The French government held a crisis meeting on Thursday to discuss measures to deal with a heatwave in which temperatures could climb beyond 41ºC this weekend.
After the intense heat and wildfires of 2022, Paris has been increasing hot-weather protection measures this summer.
Over the weekend, temperatures in the regions of Languedoc and Provence in the south could rise as high as 41ºC, said meteorologist Christelle Robert of Meteo France.
Forecasters expect the high temperatures to continue into early next week.
A “heat dome” trapping hot air arriving from the south is expected to form in the coming days.
Heat will spread into central and northern France as well, with temperatures of 35ºC forecast for Paris.
The mercury in thermometers will not begin to fall until “the middle or even the end of next week”, said Meteo France.
On Friday, an information hotline will be launched and public information messages broadcast on TV and radio, Prime Minister Elisabeth Borne's office said after the meeting attended by representatives from the interior, health, agriculture and transport ministries.
Seven of mainland France's 96 departments are already on alert for summer storms and intense heat, and another 12 will join them on Friday, mainly in the east and south of the country.
What is a heat dome?
A heat dome is a meteorological event characterised by a persistent high-pressure system that acts as a dome or barrier, trapping warm air in a region.
This phenomenon results from the confluence of several factors, leading to a steep rise in temperatures that can linger for days or even weeks.
At the heart of a heat dome is a high-pressure system in the upper atmosphere.
When this system forms, the air becomes denser and sinks, and as it descends, it compresses and warms up.
This high-pressure lid also blocks incoming weather systems, effectively preventing cooler air and disturbances from breaking through.
Consequently, the trapped warm air heats the ground below, which in turn warms the air above it even more, thereby strengthening the high-pressure system – a feedback loop that sustains and can even intensify the heat dome.
Several elements contribute to the formation and persistence of heat domes.
The jet stream, a band of strong, high-altitude winds, can play a role when it weakens or shifts, facilitating the build-up of warm air.
Climate patterns such as La Nina, which cools the Pacific Ocean, can also amplify these conditions.
Additionally, human-induced climate change, with its overarching warming effect, is believed to make such extreme heat events more frequent and intense.
The ramifications of a heat dome are manifold and severe. Areas under its grip can experience record-breaking temperatures, leading to heat-related illnesses and even fatalities, especially among vulnerable populations such the elderly or chronically ill.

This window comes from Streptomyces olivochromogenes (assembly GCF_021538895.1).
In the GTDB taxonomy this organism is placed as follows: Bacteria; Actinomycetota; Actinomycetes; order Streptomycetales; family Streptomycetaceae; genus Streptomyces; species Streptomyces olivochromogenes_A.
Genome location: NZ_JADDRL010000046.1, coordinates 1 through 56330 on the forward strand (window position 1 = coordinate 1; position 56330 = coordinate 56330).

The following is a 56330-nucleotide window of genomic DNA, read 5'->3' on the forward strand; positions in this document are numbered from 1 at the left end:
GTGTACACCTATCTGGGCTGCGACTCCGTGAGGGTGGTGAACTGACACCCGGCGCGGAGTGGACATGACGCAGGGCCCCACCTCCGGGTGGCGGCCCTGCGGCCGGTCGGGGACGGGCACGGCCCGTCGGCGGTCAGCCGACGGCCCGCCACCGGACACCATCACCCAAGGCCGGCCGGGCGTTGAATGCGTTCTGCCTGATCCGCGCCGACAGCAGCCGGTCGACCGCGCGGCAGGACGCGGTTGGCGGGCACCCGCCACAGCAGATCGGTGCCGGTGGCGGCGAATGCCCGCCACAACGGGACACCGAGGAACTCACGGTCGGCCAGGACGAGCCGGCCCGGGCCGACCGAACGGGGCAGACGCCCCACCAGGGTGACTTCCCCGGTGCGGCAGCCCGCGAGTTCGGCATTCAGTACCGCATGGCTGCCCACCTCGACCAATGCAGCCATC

The soaring heat can overload power grids, triggering power cuts, and the dry conditions increase the risk of wildfires. Moreover, the relentless heat can devastate agriculture, harming crops and livestock.
Cooler temperatures to hit the continent soon
Europe is expected to experience a respite from the current heatwave, with cooler temperatures expected by next weekend.
However, France and the Iberian Peninsula will continue to endure unusually high temperatures, reaching the upper 30s to lower 40s Celsius, before normalising.
Maxar Technologies. forecasts that Madrid will return to its typical temperatures by the week's end.
Notably, Frankfurt in Germany experienced significant flooding after a storm that produced more than 25,000 lightning strikes in an hour – more than double the total observed throughout 2022.
Raging wildfires continue to alarm Tenerife
An uncontained wildfire has ravaged parts of the Spanish Canary island of Tenerife, burning hundreds of hectares and affecting about 8,000 residents through evacuations or confinement measures.
According to Regional President Fernando Clavijo, this is perhaps the most challenging fire the Canary Islands have encountered in the past 40 years.
The fire started on Tuesday night in the island's mountainous region, where the terrain makes it challenging for emergency services to access.
With the island's main town, Santa Cruz, 19kms away, the primary objective is to prevent the fire spreading to more densely populated areas.
Currently, six municipalities are under threat. Although the main tourist areas are unaffected, access to Teide National Park, a significant tourist attraction, has been restricted, with facilities and the local Astrophysics Institute evacuated.